(Bloomberg) -- Israeli police recommended Sunday that Prime Minister Benjamin Netanyahu stand trial on bribery charges for allegedly trading regulatory benefits for favorable media coverage.

It is the third corruption case in which police have recommended the prime minister be indicted over his dealings with powerful businessmen. The decision finds Netanyahu at a politically weakened time, with his government’s majority in parliament shrunken to a margin of one seat, and talk of early elections a fixture of the political landscape.

Investigators recommended that Netanyahu’s wife, Sara, be indicted on bribery charges, too. The prime minister denied the couple committed any wrongdoing. “I am sure that in this case, too, the relevant authorities, after examining things, will arrive at the same conclusion -- there was nothing because there is nothing,” he said.

The police recommendations are non-binding. The decision whether to indict falls to Attorney General Avihai Mandelblit, who still hasn’t ruled on the two other corruption cases in which police have already said Netanyahu should be indicted.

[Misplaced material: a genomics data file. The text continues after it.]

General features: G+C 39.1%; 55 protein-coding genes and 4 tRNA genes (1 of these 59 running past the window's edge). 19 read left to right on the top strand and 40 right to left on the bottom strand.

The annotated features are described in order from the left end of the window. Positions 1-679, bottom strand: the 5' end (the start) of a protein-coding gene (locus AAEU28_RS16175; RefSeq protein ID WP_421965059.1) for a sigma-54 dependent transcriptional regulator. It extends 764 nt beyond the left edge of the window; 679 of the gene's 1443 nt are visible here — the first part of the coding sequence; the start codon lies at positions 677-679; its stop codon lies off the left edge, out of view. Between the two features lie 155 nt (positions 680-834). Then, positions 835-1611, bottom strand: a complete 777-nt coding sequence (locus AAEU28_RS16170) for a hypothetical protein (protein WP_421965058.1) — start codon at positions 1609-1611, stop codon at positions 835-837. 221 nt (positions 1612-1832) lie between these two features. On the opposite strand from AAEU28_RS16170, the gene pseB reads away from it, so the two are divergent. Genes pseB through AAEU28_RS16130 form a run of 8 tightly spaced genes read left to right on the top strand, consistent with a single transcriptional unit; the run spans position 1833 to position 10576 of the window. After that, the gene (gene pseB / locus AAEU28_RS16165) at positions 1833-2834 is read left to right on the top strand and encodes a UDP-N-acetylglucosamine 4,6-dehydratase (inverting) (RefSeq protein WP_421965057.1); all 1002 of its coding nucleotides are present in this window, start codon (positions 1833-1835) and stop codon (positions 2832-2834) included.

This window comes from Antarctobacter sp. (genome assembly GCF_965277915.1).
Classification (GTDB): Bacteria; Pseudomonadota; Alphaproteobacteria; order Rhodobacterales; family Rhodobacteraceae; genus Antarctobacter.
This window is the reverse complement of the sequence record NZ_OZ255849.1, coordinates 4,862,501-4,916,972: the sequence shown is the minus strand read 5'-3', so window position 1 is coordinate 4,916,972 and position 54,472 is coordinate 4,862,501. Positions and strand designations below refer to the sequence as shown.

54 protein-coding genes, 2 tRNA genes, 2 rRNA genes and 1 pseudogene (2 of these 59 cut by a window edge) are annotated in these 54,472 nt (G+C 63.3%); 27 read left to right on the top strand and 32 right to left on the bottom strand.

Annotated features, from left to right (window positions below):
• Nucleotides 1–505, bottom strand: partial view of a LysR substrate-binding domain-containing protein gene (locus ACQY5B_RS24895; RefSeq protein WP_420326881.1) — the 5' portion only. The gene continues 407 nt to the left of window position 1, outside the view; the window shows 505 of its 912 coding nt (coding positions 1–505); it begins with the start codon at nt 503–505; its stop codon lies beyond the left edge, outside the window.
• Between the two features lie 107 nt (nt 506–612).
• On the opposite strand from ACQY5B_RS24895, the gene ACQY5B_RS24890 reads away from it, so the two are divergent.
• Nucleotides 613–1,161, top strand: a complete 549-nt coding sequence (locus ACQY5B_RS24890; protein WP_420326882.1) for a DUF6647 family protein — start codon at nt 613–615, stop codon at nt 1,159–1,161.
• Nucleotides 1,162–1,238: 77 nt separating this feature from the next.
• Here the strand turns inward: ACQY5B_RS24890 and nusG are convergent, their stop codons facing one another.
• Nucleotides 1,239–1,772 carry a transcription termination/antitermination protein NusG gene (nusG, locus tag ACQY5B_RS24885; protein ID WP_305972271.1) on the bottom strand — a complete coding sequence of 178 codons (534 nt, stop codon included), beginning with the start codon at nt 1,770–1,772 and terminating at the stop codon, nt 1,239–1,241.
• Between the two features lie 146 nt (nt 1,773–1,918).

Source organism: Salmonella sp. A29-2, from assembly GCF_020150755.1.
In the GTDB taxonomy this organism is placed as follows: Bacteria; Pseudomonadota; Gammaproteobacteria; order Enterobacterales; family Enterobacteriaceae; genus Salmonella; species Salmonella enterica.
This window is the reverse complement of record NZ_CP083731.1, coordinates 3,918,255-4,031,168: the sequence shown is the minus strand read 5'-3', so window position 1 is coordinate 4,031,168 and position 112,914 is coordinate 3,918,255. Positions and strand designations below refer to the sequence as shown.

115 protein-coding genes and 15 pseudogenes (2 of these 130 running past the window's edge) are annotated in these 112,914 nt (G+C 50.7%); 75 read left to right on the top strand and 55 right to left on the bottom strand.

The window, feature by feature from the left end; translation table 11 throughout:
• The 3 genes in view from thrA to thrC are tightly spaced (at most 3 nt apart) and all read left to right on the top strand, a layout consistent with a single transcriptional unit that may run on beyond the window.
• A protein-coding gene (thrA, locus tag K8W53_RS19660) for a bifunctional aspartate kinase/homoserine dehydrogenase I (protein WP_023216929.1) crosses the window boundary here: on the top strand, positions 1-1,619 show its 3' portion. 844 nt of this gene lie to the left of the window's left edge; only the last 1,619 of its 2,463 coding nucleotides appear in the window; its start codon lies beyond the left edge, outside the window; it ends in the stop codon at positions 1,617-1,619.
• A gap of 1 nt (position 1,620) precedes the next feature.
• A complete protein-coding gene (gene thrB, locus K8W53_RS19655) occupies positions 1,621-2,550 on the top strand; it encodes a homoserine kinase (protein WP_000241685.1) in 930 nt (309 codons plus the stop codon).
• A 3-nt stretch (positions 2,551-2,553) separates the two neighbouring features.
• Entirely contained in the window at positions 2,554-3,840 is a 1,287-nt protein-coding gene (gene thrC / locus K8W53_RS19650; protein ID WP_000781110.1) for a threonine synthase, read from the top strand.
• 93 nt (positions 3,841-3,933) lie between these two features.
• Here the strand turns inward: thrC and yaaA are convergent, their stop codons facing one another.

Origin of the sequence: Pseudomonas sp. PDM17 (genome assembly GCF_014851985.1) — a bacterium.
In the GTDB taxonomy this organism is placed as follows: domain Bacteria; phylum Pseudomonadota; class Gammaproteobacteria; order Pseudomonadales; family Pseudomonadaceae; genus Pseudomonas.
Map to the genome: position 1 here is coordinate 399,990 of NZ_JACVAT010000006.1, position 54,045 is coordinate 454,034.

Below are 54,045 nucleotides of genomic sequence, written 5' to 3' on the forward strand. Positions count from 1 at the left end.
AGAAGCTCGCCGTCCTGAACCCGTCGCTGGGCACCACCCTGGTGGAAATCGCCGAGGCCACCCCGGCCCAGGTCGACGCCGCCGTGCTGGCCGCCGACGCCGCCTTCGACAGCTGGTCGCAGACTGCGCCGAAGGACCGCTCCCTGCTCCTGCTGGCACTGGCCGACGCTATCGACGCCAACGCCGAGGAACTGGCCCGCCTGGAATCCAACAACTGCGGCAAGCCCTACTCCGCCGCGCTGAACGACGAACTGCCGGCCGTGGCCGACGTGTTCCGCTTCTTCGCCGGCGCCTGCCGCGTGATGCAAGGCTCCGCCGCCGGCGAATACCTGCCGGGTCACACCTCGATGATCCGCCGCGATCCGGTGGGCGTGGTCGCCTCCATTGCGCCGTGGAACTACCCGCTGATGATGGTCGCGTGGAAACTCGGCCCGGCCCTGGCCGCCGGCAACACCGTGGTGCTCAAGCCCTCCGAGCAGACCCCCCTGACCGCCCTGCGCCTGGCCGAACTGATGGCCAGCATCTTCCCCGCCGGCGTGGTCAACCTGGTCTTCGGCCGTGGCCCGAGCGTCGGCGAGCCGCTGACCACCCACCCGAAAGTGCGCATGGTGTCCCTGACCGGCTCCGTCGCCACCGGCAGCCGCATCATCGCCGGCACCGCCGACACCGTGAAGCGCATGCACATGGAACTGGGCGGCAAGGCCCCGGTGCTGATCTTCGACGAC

Regulatory Benefits

According to a police statement, Netanyahu -- at times also functioning as communications minister -- tipped regulatory policy to benefit Israel’s largest telecommunications carrier, Bezeq Israeli Telecommunication Corp. In exchange, Bezeq’s news subsidiary, Walla, gave the prime minister sympathetic treatment, police allege.

Police recommended that Bezeq’s former chairman, Shaul Elovitch, who was forced to step down earlier this year, stand trial for giving bribes. Elovitch’s attorney, Jacques Chen, told the Ynet website that his client denied wrongdoing.

Earlier this year, investigators also recommended that Netanyahu be tried for allegedly taking nearly $300,000 worth of gifts including expensive cigars and champagne from wealthy friends including Hollywood producer Arnon Milchan and Australian billionaire James Packer. They also said he should be indicted for influence-peddling after discussing a deal with powerful newspaper publisher Arnon Mozes to push through legislation that would hurt a rival daily in exchange for good coverage.

Netanyahu has also said he’s innocent in those cases.

To contact the reporter on this story: Alisa Odenheimer in Jerusalem at aodenheimer@bloomberg.net

To contact the editors responsible for this story: Shaji Mathew at shajimathew@bloomberg.net, Amy Teibel, Andras Gergely

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